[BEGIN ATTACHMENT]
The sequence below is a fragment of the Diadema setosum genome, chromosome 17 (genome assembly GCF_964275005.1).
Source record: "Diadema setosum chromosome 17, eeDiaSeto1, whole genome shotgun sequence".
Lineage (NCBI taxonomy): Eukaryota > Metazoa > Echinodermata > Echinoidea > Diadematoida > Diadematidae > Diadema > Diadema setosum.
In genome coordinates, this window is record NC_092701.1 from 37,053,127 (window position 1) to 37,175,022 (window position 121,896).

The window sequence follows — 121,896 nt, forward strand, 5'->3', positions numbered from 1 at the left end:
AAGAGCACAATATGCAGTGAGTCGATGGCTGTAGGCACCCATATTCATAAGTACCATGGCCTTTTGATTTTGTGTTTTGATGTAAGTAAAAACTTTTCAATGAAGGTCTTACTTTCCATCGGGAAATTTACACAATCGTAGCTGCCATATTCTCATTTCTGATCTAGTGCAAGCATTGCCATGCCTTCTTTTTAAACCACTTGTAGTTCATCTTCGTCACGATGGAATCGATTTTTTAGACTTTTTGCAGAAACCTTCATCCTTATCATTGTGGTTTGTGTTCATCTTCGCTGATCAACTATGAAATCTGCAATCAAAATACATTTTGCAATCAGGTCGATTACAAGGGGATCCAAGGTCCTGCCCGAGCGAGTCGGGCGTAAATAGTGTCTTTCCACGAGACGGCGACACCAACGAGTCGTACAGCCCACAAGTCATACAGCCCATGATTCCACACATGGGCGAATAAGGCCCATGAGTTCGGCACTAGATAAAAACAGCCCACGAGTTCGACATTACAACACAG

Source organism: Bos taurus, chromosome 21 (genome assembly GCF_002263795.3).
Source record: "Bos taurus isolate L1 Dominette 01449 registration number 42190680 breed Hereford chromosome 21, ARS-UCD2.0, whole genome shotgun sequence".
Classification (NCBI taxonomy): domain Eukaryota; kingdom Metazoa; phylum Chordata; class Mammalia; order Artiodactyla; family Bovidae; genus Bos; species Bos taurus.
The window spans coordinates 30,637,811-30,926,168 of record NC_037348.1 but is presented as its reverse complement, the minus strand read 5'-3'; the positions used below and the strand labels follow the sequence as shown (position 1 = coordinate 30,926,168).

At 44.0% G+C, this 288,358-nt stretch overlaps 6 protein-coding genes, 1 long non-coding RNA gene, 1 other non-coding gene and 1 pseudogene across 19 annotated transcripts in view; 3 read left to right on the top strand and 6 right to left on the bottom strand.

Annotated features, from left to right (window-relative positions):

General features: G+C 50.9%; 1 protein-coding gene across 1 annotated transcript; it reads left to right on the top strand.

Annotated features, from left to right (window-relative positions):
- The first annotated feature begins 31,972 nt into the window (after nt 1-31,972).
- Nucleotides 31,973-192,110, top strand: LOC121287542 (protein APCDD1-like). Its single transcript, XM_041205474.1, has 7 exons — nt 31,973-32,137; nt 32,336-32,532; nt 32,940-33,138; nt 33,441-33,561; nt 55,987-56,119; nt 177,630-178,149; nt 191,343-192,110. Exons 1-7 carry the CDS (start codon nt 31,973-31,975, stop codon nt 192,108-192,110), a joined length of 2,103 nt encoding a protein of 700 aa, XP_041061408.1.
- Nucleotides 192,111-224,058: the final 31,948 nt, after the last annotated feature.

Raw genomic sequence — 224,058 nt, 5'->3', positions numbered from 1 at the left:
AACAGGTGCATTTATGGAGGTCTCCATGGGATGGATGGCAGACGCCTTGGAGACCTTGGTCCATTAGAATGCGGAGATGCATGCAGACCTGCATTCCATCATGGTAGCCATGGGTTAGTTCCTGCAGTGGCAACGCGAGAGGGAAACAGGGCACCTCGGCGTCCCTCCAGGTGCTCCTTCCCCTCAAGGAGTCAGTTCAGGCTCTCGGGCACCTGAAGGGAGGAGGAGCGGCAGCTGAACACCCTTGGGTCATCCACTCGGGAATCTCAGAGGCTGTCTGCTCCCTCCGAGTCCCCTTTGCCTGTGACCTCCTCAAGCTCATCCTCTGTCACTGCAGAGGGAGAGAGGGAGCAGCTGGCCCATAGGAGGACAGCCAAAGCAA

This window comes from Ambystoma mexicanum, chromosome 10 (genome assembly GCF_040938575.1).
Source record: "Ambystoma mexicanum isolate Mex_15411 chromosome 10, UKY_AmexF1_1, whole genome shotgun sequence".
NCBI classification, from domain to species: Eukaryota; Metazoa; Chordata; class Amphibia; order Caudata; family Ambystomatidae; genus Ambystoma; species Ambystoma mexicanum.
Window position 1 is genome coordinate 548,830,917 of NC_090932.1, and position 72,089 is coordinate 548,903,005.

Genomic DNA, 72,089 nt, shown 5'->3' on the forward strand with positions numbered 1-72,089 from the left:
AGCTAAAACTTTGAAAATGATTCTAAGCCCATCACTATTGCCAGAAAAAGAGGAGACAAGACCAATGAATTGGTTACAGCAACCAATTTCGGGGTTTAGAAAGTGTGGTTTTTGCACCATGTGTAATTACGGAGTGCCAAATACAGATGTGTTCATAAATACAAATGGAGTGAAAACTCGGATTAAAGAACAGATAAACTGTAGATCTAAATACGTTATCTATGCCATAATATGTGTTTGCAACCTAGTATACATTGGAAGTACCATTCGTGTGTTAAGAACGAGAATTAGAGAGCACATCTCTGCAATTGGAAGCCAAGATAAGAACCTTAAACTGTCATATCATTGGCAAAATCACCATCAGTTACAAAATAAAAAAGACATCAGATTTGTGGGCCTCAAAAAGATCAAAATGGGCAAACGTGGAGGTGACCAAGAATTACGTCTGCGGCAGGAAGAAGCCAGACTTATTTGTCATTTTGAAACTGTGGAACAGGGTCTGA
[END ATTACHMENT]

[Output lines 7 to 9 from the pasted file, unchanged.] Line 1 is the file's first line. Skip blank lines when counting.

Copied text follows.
Source organism: Bos taurus, chromosome 21 (genome assembly GCF_002263795.3).
Source record: "Bos taurus isolate L1 Dominette 01449 registration number 42190680 breed Hereford chromosome 21, ARS-UCD2.0, whole genome shotgun sequence".
Classification (NCBI taxonomy): domain Eukaryota; kingdom Metazoa; phylum Chordata; class Mammalia; order Artiodactyla; family Bovidae; genus Bos; species Bos taurus.